Low Expectations Cause Bank to Discount Filing Fee

By Izhak Dannon

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The Israeli Discount Bank filed a claim in Tel Aviv district court for just over a million dollars, i.e., four million NIS (in order to keep the court’s fee law since, in Israel, the amount of compensation sought determines the size of the filing fee) against two defendants, a Florida  corporate entity, Crystal Lake Executive Park, with a branch in Israel, and Joe and Rivka Reality, Inc., a New York corporation, which, to the best of the bank’s knowledge, it, too, has a branch in Israel. The Bank, on information and belief, alleges that the defendants are affiliated companies under the control of individuals who are members of a family by the name of Michaeli.  The bank’s suit claims that the named defendants maintain current accounts related to the development project known as the “Courts of Jaffa.”

The suit alleges that the bank extended to the defendants credit and various banking services, in the process of providing project support.  There remains a whopping NIS784 million (about $202 million) still unpaid and owed by the defendants to the bank.  The bank already written off, “due to its internal procedures, ” a substantial portion of the debt but even after such generous debt forgiveness, a balance of NIS54 million ($14.5 million) remains owed, as per the banks  internal procedures at least.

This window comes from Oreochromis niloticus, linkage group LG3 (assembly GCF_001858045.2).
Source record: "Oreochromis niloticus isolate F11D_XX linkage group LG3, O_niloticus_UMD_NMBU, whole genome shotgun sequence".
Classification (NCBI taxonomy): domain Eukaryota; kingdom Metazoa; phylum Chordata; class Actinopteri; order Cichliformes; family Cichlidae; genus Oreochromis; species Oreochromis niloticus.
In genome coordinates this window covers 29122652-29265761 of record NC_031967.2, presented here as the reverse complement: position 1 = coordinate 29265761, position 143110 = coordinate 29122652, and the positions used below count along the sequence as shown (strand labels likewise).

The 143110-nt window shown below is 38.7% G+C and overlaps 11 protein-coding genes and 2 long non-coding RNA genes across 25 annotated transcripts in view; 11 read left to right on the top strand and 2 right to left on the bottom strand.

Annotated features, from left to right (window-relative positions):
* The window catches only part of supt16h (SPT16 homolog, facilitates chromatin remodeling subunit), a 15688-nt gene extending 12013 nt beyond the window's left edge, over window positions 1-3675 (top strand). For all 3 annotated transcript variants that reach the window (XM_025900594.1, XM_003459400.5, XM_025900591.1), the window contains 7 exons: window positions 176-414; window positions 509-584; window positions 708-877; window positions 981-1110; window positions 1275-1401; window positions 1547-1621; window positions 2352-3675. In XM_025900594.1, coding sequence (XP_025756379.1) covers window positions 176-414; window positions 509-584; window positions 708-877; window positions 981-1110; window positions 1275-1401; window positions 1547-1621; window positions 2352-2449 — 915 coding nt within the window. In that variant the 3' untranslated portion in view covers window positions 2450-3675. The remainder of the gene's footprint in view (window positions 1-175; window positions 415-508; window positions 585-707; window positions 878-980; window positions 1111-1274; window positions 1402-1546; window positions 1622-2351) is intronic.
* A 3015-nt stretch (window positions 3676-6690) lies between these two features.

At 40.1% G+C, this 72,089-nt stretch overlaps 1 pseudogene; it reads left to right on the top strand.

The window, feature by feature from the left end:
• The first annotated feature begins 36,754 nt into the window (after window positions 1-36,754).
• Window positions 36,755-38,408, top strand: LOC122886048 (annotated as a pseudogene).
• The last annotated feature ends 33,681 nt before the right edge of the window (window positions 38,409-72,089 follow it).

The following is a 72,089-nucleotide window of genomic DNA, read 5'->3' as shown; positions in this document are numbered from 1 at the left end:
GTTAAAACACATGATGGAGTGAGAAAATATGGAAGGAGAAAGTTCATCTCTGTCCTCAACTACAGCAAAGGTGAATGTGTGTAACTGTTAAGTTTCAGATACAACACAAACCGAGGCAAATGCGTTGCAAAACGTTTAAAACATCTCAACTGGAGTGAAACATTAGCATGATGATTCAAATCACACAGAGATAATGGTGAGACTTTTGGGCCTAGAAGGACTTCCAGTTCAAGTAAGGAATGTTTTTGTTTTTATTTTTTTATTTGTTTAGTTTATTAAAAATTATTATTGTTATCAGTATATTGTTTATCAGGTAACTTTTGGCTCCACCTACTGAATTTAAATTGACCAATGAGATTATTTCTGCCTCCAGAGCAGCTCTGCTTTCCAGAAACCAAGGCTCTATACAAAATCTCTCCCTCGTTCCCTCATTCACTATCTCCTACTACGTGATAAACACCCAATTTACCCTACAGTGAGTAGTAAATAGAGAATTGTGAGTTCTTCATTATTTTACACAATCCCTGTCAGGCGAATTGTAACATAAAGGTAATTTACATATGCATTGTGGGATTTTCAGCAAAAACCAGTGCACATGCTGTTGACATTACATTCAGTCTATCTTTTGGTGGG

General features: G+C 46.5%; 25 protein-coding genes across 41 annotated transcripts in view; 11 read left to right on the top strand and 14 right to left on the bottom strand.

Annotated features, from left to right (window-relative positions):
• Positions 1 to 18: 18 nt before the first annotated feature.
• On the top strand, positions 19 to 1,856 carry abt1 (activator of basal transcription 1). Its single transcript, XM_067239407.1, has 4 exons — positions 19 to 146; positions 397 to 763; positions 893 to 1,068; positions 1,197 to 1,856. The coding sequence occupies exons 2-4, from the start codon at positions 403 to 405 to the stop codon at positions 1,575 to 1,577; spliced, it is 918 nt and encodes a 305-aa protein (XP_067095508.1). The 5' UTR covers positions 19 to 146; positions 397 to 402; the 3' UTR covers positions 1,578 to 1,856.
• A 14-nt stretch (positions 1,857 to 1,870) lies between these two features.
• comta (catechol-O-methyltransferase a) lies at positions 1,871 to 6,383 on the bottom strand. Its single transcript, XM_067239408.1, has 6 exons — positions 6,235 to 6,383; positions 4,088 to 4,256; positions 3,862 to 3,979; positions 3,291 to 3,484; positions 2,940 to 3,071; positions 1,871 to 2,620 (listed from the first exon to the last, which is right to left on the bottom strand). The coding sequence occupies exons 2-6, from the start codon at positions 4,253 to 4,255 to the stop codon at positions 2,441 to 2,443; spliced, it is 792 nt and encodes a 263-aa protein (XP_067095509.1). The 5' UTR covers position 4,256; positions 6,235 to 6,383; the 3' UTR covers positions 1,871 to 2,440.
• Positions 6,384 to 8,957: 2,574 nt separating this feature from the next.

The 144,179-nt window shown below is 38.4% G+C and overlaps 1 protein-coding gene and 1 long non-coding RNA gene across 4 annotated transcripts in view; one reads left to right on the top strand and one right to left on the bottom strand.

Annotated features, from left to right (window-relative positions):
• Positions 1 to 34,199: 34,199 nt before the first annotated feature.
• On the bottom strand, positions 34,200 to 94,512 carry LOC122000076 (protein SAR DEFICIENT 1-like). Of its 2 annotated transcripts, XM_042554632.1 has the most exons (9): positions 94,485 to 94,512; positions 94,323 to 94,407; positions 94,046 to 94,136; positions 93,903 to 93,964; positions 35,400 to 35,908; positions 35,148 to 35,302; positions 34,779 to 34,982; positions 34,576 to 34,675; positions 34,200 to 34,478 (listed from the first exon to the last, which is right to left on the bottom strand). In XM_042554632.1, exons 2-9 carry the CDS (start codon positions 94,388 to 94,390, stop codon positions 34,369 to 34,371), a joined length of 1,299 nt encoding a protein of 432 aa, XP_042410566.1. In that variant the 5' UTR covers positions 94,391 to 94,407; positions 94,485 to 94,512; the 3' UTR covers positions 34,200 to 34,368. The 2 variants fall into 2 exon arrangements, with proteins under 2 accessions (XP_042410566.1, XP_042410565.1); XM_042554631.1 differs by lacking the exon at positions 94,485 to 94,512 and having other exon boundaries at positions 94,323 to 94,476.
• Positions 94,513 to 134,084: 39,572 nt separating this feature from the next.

After realization of what collateral was provided by the defendants and in order to pay a fee that would be commensurate with the plaintiff’s realistic expectations of what it might be able to collect, the claim was set at only NIS4 million, a mere 0.5% of the amount the bank parted with – NIS748 million – as it so generously supported the now defunct project.

The court readily granted bank’s ex parte application for a preliminary order of attachment affecting any legal rights and /or funds the defendants might have, up to the amount claimed.

In the application for the attachment the bank stated that corporate defendants are faced with financial difficulties due to heavy losses suffered by the Jaffa Courts real estate project and that they no longer have any bona fide business activity in Israel, which might explain the modest fee the bank grudgingly parted with at the time of filing.

Heads will roll.

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